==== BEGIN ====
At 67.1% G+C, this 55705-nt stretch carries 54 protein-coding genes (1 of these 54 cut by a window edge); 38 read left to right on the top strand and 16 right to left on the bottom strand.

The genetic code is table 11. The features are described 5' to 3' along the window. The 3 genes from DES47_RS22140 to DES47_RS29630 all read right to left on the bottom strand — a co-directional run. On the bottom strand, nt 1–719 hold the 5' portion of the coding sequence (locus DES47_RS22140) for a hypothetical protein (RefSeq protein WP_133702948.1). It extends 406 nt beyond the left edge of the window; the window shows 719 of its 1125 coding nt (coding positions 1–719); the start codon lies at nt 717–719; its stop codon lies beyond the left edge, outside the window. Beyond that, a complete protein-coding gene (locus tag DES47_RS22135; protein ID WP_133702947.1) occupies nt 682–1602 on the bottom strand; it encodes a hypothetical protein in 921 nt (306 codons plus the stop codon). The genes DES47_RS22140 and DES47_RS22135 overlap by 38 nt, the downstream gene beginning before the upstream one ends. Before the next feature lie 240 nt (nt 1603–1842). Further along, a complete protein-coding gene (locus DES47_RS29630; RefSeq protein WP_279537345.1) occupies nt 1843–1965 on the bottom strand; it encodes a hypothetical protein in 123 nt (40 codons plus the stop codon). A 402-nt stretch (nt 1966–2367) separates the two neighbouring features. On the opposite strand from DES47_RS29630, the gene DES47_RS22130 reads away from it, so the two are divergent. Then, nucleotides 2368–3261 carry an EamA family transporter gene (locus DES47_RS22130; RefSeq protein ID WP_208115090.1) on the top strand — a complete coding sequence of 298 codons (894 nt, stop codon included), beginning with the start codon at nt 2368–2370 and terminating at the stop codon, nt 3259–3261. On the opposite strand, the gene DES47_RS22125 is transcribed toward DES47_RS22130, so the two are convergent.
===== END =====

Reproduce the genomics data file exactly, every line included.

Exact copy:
At 67.1% G+C, this 55705-nt stretch carries 54 protein-coding genes (1 of these 54 cut by a window edge); 38 read left to right on the top strand and 16 right to left on the bottom strand.

The genetic code is table 11. The features are described 5' to 3' along the window. The 3 genes from DES47_RS22140 to DES47_RS29630 all read right to left on the bottom strand — a co-directional run. On the bottom strand, nt 1–719 hold the 5' portion of the coding sequence (locus DES47_RS22140) for a hypothetical protein (RefSeq protein WP_133702948.1). It extends 406 nt beyond the left edge of the window; the window shows 719 of its 1125 coding nt (coding positions 1–719); the start codon lies at nt 717–719; its stop codon lies beyond the left edge, outside the window. Beyond that, a complete protein-coding gene (locus tag DES47_RS22135; protein ID WP_133702947.1) occupies nt 682–1602 on the bottom strand; it encodes a hypothetical protein in 921 nt (306 codons plus the stop codon). The genes DES47_RS22140 and DES47_RS22135 overlap by 38 nt, the downstream gene beginning before the upstream one ends. Before the next feature lie 240 nt (nt 1603–1842). Further along, a complete protein-coding gene (locus DES47_RS29630; RefSeq protein WP_279537345.1) occupies nt 1843–1965 on the bottom strand; it encodes a hypothetical protein in 123 nt (40 codons plus the stop codon). A 402-nt stretch (nt 1966–2367) separates the two neighbouring features. On the opposite strand from DES47_RS29630, the gene DES47_RS22130 reads away from it, so the two are divergent. Then, nucleotides 2368–3261 carry an EamA family transporter gene (locus DES47_RS22130; RefSeq protein ID WP_208115090.1) on the top strand — a complete coding sequence of 298 codons (894 nt, stop codon included), beginning with the start codon at nt 2368–2370 and terminating at the stop codon, nt 3259–3261. On the opposite strand, the gene DES47_RS22125 is transcribed toward DES47_RS22130, so the two are convergent.